District heating pipes: Little price transparency
Photo: Thomas Banneyer / dpa
A pricing platform for district heating providers is intended to improve transparency for consumers when it comes to heating costs. The Federal Association of Energy and Water Industries (BDEW), the Association of Municipal Companies (VKU) and the District Heating Working Group (AGFW) want to launch the joint platform in April, BDEW boss Kerstin Andreae announced in an interview with the news portal Table Media. »Around 150 district heating companies will take part. This means we cover almost the entire market.«
With the new offer, the associations are responding to criticism of district heating prices, where there are large differences that are difficult for customers to understand. “We know that there is a problem with the transparency of prices,” said Andreae. »Comparability is difficult. That will address the wasteland now.”
Even if you can't change your provider, consumer advocates have been calling for this kind of transparency for a long time. Price overviews can put political pressure on suppliers, which are often municipal companies. Individual municipalities also have a reputation for plugging holes in their budgets with high district heating fees. This has so far been easy to conceal due to the non-transparent pricing of district heating. A price portal that also discloses the heat sources of the respective suppliers should make such procedures more difficult. It would also help customers assess whether it is worth objecting to a price increase.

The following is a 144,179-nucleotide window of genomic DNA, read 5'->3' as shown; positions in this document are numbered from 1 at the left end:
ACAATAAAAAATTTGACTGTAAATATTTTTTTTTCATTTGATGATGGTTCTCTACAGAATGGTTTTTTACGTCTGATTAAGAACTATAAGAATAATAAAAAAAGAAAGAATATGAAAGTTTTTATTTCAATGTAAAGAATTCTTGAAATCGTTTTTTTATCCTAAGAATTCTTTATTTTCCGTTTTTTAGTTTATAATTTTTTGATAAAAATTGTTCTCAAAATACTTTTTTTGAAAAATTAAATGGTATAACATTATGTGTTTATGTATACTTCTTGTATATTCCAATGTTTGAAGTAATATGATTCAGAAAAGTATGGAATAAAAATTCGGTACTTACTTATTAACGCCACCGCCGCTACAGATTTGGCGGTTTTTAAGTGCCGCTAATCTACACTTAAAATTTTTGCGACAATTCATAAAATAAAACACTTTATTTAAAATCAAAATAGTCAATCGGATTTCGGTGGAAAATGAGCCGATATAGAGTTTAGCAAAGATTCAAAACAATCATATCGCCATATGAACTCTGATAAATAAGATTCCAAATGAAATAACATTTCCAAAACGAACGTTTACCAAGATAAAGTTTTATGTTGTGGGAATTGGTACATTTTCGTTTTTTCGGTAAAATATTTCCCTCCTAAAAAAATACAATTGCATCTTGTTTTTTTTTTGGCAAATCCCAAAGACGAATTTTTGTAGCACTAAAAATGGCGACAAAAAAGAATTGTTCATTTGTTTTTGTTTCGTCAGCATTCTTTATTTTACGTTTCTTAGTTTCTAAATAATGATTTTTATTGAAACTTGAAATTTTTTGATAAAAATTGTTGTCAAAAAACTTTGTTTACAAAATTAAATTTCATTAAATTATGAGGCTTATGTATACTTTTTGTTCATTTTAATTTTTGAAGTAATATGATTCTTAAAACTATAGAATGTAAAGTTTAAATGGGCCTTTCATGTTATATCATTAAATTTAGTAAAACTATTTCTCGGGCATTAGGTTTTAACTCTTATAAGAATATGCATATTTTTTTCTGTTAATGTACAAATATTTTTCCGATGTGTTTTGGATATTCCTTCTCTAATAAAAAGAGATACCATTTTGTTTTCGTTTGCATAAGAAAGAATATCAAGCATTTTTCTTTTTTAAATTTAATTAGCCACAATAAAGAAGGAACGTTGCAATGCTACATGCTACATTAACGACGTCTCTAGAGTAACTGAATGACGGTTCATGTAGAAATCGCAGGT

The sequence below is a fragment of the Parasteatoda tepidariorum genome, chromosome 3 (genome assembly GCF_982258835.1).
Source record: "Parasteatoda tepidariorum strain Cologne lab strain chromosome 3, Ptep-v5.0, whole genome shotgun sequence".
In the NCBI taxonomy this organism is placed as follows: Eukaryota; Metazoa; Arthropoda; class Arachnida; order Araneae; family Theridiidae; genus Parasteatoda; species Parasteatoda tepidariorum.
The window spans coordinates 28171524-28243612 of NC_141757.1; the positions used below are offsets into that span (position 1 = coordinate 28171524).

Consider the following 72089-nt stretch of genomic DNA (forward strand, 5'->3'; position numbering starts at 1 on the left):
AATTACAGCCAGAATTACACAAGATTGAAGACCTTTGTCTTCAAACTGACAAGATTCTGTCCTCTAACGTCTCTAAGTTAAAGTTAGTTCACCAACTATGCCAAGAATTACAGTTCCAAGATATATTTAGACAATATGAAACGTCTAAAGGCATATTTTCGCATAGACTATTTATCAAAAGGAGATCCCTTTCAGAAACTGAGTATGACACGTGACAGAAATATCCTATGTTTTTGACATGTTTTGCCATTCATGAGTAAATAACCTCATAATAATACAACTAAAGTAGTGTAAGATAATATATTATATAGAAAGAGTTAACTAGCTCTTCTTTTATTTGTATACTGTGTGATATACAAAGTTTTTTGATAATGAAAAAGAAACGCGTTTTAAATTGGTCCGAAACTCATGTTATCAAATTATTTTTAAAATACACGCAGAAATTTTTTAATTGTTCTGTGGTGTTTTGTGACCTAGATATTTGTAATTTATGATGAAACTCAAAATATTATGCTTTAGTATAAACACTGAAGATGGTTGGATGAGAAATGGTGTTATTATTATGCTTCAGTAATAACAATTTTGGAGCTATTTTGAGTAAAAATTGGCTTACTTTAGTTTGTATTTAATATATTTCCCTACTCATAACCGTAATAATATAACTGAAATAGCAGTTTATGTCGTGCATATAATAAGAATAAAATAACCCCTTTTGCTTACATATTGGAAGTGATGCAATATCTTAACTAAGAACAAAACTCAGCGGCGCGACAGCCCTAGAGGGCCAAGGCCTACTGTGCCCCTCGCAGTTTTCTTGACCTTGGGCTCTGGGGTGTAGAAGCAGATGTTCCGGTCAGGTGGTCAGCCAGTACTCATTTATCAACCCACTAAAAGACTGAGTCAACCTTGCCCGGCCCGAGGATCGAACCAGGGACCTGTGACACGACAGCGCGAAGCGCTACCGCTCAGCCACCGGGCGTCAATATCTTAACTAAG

Utility stakeholders also want to use the portal to take the wind out of the sails of those who are calling for stronger regulation. Economics Minister Robert Habeck is one of these critical voices. Just over a week ago, at a meeting of the District Heating Working Group (AGFW), he addressed the influence of foreign energy sources on pricing and announced a new set of rules.
Habeck also brought up the idea of an arbitration board. He warns municipal utilities against using expensive district heating contracts “to serve other municipal construction sites.” At this conference, AGFW boss Hansjörg Roll announced the comparison platform that Andreae is now talking about.
According to her own words, the BDEW boss hopes that the new offer will also lead to lower costs for consumers. Unlike electricity or gas, they cannot change providers for district heating. She encouraged consumers to fight back against high prices. “Anyone who believes they are paying too much can also raise an objection,” said the BDEW boss. Customers would be protected by antitrust law.